Accelerated Bridge Construction offers less hassle for drivers and faster implementation for DOTs
By Ashwat Anandanarayanan
Accelerated bridge construction (ABC) techniques are transforming the replacement and construction of bridges across the country, and commuters are benefiting from shorter construction schedules. The central component of accelerated bridge construction is the use of prefabrication technologies which allow the production of bridge components off-site. The parts are then shipped to an assembly site or loaded into place using large trailers called self-propelled modular transporters (SPMTs). Other ABC methods include efficient project planning, early stakeholder interaction, and the completion of certain essential tasks before project advertisement.
ABC technologies have significant benefits, the most notable being a reduction in project delivery time. ABC minimizes traffic disruption and reduces motorist exposure to work zones, improving safety for both the traveling public and construction workers. Bridges built off-site are likely to be of a higher quality due to their production in a controlled environment. Construction impacts to the surrounding environment are also reduced by limiting the time spent at the building site. Significant cost savings are achieved using ABC techniques.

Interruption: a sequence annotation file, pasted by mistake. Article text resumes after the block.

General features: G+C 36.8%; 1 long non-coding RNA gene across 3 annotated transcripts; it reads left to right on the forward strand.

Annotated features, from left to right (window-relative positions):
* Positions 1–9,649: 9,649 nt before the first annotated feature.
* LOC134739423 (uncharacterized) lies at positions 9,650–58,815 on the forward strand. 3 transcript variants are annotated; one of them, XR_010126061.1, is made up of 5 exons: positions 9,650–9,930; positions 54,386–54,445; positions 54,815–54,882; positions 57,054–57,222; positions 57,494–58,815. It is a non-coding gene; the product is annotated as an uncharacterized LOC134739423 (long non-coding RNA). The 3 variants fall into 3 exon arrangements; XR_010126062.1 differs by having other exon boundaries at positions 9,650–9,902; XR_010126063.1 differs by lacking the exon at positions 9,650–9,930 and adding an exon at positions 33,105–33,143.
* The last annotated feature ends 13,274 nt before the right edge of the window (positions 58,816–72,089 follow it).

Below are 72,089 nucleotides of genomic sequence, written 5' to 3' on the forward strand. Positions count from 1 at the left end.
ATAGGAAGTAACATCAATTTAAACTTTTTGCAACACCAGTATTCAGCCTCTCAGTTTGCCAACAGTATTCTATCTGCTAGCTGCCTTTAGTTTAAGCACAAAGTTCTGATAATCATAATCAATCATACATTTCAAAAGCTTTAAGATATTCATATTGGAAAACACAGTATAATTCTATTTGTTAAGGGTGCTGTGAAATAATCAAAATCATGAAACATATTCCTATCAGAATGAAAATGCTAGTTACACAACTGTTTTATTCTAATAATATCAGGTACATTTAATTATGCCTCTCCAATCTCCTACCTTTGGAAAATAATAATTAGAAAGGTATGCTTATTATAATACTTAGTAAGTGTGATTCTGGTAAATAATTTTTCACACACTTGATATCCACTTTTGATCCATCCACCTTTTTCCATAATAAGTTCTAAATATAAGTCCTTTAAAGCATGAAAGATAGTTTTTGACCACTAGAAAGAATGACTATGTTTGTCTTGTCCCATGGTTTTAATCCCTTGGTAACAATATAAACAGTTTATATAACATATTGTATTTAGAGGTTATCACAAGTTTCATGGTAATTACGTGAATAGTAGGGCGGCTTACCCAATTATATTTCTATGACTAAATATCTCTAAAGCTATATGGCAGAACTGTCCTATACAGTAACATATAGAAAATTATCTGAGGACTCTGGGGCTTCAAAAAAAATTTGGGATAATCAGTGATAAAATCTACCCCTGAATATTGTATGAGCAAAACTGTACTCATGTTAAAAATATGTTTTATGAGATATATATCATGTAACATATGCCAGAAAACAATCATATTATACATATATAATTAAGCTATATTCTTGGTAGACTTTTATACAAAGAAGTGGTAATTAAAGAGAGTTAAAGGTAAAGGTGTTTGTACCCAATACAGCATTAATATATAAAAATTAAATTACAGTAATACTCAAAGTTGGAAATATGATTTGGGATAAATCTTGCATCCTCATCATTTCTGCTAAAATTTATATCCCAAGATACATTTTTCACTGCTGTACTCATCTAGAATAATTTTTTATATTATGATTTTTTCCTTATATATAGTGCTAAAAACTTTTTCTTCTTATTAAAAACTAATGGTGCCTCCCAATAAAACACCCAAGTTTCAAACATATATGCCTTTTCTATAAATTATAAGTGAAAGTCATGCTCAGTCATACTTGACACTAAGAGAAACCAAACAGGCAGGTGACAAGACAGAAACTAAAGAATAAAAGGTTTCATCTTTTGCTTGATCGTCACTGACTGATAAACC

Several states have embraced the use of ABC technology, with the most prominent being Massachusetts, which replaced 14 bridges on the I-93 over just 10 weekends. In New York, NYDOT used pre-fabricated components to replace the Belt Parkway Bridge in Brooklyn in 14 months, which was a significant reduction from the three to four years estimated using conventional methods. Other states using ABC techniques include Florida, Utah, Virginia, and Washington DC. Even the Golden Gate Bridge in San Francisco is receiving 78 prefabricated segments as part of a seismic retrofit. Read a New York Times article about the accelerated replacement of River Street Bridge in Boston here.
Ash Anandanarayanan is a graduate student in transportation engineering at UW-Madison and an intern at SSTI. He can be reached at firstname.lastname@example.org.